On June 24, 2020 leaders of the SaveDotOrg coalition, including NTEN, EFF, and Access Now, sent a letter to Internet Society and Public Interest Registry in acknowledgement that the end of the proposed sale of PIR to private equity firm Ethos Capital was only part of the original coalition’s request since November 2019. Still outstanding are critical protections in the .Org domain contract. The letter also noted three critical steps ISoc and PIR need to take for building trust including a transparent, independent review, shared findings, and a collaborative process for improving governance and accountability.
On June 26, 2020 Andrew Sullivan, on behalf of ISoc and PIR, sent a letter in response. The ISoc letter defers any responsibility or accountability related to protections or actions listed in the coalition’s letter to a recently chartered “Governance Reform Working Group” and notes that any changes or recommendations will be considered only after the Working Group has conducted their chartered work. No timeline for the Working Group’s work was included, nor was information about who is in the Working Group or how they were selected. Further, the letter from Sullivan states that PIR will continue operating as they have been without any changes.
“After completing extensive due diligence, the ICANN Board finds that withholding consent of the transfer of PIR from the Internet Society (ISOC) to Ethos Capital is reasonable, and the right thing to do.” The ICANN board’s statement was posted on APril 30, 2020.
Heads of the Internet Governance and International Digital Dialogues Division and Cyber Foreign Policy and Cyber Security Coordination Division of Germany wrote to ICANN with their concerns about the proposed sale or .ORG to Ethos Capital. The letter (PDF) from April 24, 2020 specifically calls out lack of information about the deal and sufficient guarantees.
Internet Society’s Chapter Advisory Council issued a second statement of advice to the ISoc Board (PDF), stating “We reiterate that the sale of PIR to Ethos Capital should not proceed until, unless proscribed by law, the following conditions are met, and the ISOC Board has taken into account the comments received after the information requested below is made public.” The advice was passed on April 17, 2020.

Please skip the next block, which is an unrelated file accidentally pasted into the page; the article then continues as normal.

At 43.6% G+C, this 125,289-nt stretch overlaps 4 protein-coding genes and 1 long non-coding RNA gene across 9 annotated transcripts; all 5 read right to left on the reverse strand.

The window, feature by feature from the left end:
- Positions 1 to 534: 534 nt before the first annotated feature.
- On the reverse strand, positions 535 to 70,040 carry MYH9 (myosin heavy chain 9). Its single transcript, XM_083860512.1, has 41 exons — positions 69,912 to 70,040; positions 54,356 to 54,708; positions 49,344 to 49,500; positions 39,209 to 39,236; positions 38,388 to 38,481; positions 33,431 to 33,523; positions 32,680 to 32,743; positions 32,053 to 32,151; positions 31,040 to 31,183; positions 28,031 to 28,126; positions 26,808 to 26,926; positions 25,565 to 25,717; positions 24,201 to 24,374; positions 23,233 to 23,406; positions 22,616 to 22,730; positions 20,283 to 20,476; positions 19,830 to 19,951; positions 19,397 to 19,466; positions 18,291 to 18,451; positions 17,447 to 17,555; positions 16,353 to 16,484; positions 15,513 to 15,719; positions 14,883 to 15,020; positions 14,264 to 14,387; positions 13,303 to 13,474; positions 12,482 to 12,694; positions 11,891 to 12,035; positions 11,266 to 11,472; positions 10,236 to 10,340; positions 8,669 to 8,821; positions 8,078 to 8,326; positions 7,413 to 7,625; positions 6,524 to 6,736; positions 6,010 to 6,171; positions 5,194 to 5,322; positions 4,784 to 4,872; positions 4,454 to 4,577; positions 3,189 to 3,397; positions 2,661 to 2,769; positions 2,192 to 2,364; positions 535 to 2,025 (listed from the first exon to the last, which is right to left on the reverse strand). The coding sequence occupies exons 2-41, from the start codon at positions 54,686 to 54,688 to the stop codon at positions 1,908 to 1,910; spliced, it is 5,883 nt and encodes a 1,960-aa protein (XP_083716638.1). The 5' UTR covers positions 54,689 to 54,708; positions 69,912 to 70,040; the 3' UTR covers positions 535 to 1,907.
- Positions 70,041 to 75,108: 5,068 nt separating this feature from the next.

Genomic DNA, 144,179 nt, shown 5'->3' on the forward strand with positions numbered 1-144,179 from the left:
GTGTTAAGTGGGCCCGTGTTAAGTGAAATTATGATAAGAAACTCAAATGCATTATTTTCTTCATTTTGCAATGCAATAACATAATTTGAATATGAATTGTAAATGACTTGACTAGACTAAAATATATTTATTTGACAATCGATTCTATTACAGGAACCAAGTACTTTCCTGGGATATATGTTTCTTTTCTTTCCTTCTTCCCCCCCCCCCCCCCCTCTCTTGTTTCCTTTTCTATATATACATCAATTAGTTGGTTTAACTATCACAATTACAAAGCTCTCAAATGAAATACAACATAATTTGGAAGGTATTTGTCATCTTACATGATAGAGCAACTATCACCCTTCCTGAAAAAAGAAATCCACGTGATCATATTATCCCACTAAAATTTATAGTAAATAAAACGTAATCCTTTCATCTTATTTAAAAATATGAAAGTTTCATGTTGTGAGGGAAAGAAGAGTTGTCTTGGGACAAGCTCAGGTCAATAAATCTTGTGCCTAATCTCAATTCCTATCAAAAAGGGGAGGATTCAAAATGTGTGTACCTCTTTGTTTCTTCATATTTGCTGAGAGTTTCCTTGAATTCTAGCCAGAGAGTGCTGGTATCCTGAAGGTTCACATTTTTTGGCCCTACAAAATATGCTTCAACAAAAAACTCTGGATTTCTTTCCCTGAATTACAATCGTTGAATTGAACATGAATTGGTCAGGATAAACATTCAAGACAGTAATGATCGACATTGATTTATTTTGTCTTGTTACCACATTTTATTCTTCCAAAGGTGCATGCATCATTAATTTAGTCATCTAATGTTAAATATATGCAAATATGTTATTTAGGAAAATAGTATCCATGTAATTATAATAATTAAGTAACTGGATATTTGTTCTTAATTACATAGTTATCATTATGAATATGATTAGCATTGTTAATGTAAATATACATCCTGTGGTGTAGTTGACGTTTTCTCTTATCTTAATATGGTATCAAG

In a letter to the ICANN board and staff leadership on April 15, the US State of California’s Office of the Attorney General wrote, “I urge ICANN to reject the transfer of control over the .ORG registry to Ethos Capital. The proposed transfer raises serious concerns that cannot be overlooked.” The letter highlights concerns expressed about the proposed sale by the At-Large Advisory Committee and the broader community. It highlights a number of specific concerns with the proposed sale.
In a letter to the the ICANN board and staff leadership on April 15, 2020, a coalition of organizations including Access Now, Domain Name Rights Coalition, Electronic Frontier Foundation, and NTEN, urge ICANN to stop the sale of .ORG to private equity firm Ethos Capital. The letter outlines concerns regarding procedural issues, financial stability risk, Ethos avoidance of accountability, and issues with Ethos’ proposed PICs.
ICANN published PIR’s recently updated Public Interest Commitments (PICs), which were received by ICANN on 7 April 2020. PIR proposes that these PICs be added to the .ORG Registry Agreement should ICANN approve the change of control request submitted by PIR. In the same post, ICANN opens a 7-day public comment period, breaking with precedent of a 30-day window for public comments.
Five United States Senators, Richard Blumenthal, Ed Markey, Elizabeth Warren, and Ron Wyden, and Representative Anna Eshoo addressed the ICANN leadership including board and staff in a March 18, 2020 detailed letter and called for them to block the sale of .ORG to private equity firm Ethos. The nine-page letter (PDF) includes the positions that Ethos and PIR have not been transparent about who is behind the plan or their business plan, that Ethos’ commitment to price increase limitations is weak, and that the Stewardship Council “would be toothless.”